To end the political logjam, Prime Minister KP Sharma Oli for the first time met the Madhesi leaders on November 30, 2015. During the meeting, the Madhesi leaders submitted their 11-point demand including re-demarcation of the provinces, fixing of electoral constituencies on the basis of population and proportional representation. Later, the Government at an emergency cabinet meeting held at Singha Durbar, Kathmandu on December 20 decided to move ahead with the process of the Constitution Amendment Bill to ensure proportional inclusion and election constituencies on the basis of population, besides ensuring at least one constituency for each District.
Remarkably, the First Constitution Amendment Bill registered by previous Nepali Congress (NC)-led Government on October 7, 2015, was tabled at the Parliament on December 15 despite objection from the agitating UDMF. And the Parliament on December 28 began discussion on the Bill. Discreetly, the Bill took nearly three months to begin discussion on it due to disagreement between the ruling Communist Party of Nepal-Unified Marxist Leninist (CPN-UML) and agitating UDMF on it. On the second day of deliberation on the Bill at the Parliament, the lawmakers on December 29 urged both the agitating parties and top leaders from the ruling and opposition parties for their support to endorse the Constitution amendment bill through consensus.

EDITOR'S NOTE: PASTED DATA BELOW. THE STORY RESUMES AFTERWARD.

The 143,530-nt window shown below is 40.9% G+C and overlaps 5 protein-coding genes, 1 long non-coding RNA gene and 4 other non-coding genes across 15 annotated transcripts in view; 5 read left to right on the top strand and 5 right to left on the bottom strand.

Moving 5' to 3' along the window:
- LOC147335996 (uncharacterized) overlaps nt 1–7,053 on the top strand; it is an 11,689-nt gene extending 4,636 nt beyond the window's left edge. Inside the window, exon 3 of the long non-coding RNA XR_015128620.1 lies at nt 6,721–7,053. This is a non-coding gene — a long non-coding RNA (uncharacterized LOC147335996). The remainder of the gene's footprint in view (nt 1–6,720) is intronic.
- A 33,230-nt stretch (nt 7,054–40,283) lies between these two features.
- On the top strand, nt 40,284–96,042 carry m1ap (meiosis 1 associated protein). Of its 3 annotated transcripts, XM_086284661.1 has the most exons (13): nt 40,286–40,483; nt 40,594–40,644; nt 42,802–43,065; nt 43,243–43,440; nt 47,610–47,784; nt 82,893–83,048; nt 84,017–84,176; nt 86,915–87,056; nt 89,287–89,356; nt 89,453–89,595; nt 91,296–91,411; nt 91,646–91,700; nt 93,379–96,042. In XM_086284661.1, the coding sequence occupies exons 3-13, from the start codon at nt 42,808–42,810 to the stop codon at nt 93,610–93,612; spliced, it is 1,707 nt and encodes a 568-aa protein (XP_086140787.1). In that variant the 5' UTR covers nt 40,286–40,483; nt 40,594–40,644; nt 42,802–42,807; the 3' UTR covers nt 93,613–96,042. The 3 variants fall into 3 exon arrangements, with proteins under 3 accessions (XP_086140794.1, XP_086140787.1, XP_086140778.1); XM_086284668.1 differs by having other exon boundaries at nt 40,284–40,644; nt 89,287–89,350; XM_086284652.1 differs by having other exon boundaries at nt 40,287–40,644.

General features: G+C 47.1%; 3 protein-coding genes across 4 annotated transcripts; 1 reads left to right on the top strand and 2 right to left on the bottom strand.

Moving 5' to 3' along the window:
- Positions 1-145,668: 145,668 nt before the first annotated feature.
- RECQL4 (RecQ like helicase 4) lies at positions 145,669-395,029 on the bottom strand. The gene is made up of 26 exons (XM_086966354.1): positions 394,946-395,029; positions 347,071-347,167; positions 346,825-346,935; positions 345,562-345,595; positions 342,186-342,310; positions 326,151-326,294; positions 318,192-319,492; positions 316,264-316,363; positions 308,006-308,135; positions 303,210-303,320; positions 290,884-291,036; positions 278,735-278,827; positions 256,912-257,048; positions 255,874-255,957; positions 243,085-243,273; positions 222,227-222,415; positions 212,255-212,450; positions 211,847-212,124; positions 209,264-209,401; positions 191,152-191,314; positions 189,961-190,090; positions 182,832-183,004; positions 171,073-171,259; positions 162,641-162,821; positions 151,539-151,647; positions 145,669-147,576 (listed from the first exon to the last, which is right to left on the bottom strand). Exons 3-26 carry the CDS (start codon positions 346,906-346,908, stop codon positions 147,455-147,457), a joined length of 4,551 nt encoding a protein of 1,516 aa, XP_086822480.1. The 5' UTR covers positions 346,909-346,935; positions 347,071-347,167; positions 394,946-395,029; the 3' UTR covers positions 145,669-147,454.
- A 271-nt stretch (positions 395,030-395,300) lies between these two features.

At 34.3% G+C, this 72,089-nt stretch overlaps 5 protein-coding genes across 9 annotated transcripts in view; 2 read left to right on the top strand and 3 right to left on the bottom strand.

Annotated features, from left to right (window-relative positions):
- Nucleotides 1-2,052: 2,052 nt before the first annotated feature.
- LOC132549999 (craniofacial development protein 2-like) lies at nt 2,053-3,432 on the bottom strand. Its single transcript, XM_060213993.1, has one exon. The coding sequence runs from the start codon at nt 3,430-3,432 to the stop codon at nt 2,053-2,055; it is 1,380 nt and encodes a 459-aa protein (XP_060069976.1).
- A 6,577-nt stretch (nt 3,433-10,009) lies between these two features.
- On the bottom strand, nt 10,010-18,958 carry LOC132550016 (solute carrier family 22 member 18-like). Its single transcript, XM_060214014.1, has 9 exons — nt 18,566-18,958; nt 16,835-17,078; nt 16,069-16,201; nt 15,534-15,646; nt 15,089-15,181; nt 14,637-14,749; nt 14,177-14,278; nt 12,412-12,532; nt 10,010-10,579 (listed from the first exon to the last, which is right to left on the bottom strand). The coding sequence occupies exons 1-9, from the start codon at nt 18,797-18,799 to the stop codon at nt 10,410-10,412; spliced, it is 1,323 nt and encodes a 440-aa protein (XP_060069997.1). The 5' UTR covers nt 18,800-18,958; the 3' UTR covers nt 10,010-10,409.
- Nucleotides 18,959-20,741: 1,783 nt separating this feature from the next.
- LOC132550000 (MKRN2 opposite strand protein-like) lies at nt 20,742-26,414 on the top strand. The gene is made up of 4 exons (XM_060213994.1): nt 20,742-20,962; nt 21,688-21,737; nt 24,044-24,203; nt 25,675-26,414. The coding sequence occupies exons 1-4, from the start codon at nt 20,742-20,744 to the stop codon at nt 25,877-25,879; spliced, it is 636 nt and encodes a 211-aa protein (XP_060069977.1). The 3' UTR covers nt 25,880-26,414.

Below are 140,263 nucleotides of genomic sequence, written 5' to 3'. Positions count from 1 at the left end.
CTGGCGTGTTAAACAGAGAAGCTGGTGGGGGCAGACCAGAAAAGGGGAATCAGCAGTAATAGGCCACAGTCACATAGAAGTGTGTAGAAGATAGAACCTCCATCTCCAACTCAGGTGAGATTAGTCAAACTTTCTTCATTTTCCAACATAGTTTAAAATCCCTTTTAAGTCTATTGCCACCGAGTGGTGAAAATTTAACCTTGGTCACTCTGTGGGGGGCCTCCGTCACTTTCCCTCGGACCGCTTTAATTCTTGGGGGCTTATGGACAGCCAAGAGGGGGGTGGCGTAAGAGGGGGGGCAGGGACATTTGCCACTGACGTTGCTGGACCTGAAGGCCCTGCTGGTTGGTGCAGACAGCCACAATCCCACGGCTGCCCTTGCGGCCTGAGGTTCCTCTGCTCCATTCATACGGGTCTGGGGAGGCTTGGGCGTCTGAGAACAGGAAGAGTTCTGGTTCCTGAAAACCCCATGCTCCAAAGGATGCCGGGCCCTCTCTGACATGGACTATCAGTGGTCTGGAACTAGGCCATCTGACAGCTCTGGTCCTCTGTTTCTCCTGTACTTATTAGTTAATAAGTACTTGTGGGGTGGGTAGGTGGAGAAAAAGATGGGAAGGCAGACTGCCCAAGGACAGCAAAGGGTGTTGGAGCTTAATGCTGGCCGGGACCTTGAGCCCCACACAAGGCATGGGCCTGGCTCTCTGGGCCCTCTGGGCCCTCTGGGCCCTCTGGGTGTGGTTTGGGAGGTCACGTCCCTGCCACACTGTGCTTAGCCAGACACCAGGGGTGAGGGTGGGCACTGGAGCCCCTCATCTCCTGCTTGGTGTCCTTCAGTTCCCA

Meanwhile, after 15 rounds of talks with the major parties, agitating UDMF in a press release singed by FSF-N Chairman Upendra Yadav, TMDP Chairman Mahantha Thakur, SP Co-chairman Laxman Lal Karna and senior leader of TMSP-Nepal Ram Naresh Ray on December 18, 2015, said that it would intensify its protest programmes as there was no relevance of talks in the face of the tabling of Constitution amendment bill.